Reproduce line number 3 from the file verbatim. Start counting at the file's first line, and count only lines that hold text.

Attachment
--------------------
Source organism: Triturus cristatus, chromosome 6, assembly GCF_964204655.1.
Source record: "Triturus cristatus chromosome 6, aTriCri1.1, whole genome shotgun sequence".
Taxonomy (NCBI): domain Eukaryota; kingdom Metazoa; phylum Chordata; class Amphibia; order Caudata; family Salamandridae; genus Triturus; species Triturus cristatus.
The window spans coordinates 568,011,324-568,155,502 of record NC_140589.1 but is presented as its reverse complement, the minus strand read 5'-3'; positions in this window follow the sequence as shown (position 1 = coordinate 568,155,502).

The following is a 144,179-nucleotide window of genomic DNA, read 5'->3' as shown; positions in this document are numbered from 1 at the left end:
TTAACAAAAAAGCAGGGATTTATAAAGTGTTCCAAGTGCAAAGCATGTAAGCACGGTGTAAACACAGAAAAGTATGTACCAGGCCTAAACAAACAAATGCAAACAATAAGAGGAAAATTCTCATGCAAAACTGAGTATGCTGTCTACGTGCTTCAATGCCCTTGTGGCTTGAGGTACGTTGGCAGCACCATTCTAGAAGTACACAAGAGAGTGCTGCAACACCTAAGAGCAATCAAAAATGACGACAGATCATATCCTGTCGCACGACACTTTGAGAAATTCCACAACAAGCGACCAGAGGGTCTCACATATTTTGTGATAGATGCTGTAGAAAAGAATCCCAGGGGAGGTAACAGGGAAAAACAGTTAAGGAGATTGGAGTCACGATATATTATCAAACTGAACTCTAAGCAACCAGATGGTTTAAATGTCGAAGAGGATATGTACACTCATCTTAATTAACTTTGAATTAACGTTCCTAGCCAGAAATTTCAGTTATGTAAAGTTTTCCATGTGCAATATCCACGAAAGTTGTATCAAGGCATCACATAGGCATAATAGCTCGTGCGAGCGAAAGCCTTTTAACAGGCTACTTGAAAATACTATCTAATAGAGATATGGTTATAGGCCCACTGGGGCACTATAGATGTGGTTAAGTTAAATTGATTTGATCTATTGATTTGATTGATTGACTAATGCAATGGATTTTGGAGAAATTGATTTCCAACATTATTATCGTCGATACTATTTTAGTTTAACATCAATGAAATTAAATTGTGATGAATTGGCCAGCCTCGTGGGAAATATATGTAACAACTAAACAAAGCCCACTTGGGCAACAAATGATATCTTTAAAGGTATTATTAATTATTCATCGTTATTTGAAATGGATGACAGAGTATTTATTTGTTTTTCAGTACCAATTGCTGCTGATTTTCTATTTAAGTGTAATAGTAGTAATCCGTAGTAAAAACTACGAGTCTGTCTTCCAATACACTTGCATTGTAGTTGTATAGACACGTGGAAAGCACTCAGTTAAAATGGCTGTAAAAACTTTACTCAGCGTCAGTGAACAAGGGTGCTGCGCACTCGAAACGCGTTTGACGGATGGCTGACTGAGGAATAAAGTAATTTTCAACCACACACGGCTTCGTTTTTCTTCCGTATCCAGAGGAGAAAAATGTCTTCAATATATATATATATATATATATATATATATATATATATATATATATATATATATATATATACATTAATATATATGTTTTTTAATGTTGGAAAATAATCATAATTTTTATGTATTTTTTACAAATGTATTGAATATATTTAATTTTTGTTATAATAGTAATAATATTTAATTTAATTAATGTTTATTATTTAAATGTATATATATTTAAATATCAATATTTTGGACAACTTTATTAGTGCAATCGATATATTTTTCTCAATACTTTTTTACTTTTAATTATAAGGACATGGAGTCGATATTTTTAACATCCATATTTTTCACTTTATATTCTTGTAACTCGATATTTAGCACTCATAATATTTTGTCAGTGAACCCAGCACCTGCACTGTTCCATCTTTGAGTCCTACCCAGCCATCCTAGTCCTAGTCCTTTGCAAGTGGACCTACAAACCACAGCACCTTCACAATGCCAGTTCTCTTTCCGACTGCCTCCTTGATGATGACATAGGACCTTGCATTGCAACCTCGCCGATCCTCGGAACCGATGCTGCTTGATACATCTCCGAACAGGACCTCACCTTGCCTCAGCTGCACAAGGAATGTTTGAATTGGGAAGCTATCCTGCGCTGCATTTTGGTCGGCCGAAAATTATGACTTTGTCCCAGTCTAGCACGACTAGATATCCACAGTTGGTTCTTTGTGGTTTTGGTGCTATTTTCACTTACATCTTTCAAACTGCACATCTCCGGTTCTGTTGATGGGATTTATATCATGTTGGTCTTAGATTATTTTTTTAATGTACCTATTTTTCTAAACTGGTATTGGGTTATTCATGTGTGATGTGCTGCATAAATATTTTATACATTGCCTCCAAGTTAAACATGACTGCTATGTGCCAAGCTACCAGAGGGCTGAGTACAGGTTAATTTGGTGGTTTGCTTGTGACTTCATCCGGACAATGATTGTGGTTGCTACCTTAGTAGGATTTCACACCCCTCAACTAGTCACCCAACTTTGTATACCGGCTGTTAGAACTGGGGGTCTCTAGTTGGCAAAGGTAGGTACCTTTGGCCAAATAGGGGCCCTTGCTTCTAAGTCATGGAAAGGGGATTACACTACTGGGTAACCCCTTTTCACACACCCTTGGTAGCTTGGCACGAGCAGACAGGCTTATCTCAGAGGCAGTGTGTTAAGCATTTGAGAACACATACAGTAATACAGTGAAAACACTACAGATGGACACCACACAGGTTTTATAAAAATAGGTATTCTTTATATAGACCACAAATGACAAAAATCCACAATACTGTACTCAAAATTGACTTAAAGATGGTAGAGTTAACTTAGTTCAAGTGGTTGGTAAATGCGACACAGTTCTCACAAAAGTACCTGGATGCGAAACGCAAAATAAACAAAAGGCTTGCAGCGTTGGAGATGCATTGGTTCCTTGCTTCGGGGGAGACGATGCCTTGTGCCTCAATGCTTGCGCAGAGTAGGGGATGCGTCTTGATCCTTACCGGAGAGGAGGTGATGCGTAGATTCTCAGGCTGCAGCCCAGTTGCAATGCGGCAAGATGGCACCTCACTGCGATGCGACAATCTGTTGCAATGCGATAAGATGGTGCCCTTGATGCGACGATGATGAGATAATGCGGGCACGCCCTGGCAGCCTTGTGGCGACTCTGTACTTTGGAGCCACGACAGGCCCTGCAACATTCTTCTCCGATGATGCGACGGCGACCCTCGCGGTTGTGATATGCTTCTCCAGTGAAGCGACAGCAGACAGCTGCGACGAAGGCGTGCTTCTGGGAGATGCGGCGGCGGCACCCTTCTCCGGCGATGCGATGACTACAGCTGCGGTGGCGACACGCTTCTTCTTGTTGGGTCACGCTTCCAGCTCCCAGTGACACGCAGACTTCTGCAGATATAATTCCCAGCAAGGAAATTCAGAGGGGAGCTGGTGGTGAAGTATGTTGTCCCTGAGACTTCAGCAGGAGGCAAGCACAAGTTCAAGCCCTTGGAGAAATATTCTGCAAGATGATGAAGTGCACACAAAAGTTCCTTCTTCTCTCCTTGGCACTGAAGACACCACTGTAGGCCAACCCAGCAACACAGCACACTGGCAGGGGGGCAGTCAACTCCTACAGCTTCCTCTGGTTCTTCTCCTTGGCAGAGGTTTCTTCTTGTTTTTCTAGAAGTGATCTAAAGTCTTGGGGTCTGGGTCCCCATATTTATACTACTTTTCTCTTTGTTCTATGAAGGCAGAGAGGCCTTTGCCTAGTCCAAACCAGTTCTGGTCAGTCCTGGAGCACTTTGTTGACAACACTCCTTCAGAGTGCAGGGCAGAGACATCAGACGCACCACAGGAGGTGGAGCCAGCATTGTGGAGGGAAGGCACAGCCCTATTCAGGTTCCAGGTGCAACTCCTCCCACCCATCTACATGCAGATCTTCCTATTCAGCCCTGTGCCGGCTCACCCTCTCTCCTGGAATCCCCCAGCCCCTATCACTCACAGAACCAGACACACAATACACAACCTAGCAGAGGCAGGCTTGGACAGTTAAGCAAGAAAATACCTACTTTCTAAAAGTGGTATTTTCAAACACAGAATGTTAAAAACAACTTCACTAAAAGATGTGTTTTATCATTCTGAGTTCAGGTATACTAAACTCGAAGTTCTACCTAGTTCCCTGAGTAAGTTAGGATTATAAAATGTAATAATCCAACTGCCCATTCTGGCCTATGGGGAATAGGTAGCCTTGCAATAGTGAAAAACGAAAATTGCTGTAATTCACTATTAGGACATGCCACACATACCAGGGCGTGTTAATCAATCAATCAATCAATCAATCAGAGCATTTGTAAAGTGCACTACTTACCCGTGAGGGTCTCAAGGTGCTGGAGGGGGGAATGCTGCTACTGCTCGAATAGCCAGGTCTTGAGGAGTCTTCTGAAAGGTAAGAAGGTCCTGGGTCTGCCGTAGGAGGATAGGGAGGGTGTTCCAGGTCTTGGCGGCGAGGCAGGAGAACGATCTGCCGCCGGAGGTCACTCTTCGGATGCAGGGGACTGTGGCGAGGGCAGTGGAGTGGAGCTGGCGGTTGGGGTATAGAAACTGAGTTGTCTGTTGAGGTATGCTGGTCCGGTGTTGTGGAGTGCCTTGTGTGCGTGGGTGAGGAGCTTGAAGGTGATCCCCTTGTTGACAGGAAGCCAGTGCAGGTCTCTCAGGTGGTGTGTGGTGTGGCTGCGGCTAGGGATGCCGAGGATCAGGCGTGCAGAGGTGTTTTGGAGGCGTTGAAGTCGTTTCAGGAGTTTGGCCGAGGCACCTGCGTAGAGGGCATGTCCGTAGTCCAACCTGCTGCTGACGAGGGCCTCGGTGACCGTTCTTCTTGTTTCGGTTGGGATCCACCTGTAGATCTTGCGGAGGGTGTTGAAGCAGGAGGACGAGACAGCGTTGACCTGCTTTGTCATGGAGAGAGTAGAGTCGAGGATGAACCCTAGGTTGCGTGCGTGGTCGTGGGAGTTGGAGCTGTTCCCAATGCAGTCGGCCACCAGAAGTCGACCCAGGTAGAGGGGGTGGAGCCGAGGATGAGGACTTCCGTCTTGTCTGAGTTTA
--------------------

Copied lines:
Taxonomy (NCBI): domain Eukaryota; kingdom Metazoa; phylum Chordata; class Amphibia; order Caudata; family Salamandridae; genus Triturus; species Triturus cristatus.